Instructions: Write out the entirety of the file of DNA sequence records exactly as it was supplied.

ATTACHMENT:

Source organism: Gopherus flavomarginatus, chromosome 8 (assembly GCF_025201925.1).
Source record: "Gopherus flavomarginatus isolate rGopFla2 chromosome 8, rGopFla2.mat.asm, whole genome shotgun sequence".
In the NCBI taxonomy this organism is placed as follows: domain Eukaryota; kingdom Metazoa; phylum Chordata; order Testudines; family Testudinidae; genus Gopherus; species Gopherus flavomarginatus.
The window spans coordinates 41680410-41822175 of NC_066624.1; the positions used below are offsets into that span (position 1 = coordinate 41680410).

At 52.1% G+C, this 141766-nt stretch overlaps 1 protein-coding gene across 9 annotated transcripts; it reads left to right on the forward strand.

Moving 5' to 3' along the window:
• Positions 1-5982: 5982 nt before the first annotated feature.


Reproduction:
Source organism: Gopherus flavomarginatus, chromosome 8 (assembly GCF_025201925.1).
Source record: "Gopherus flavomarginatus isolate rGopFla2 chromosome 8, rGopFla2.mat.asm, whole genome shotgun sequence".
In the NCBI taxonomy this organism is placed as follows: domain Eukaryota; kingdom Metazoa; phylum Chordata; order Testudines; family Testudinidae; genus Gopherus; species Gopherus flavomarginatus.
The window spans coordinates 41680410-41822175 of NC_066624.1; the positions used below are offsets into that span (position 1 = coordinate 41680410).

At 52.1% G+C, this 141766-nt stretch overlaps 1 protein-coding gene across 9 annotated transcripts; it reads left to right on the forward strand.

Moving 5' to 3' along the window:
• Positions 1-5982: 5982 nt before the first annotated feature.